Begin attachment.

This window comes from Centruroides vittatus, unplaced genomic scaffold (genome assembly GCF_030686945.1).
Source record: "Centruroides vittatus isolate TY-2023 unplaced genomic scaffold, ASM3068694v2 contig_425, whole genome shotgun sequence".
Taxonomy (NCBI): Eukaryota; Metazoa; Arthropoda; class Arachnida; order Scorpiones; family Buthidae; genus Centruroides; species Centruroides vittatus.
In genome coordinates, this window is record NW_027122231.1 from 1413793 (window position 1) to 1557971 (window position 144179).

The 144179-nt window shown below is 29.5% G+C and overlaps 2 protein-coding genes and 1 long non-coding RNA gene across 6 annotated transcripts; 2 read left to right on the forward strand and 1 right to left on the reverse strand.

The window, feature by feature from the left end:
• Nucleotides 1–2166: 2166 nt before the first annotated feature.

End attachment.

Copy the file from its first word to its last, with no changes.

This window comes from Centruroides vittatus, unplaced genomic scaffold (genome assembly GCF_030686945.1).
Source record: "Centruroides vittatus isolate TY-2023 unplaced genomic scaffold, ASM3068694v2 contig_425, whole genome shotgun sequence".
Taxonomy (NCBI): Eukaryota; Metazoa; Arthropoda; class Arachnida; order Scorpiones; family Buthidae; genus Centruroides; species Centruroides vittatus.
In genome coordinates, this window is record NW_027122231.1 from 1413793 (window position 1) to 1557971 (window position 144179).

The 144179-nt window shown below is 29.5% G+C and overlaps 2 protein-coding genes and 1 long non-coding RNA gene across 6 annotated transcripts; 2 read left to right on the forward strand and 1 right to left on the reverse strand.

The window, feature by feature from the left end:
• Nucleotides 1–2166: 2166 nt before the first annotated feature.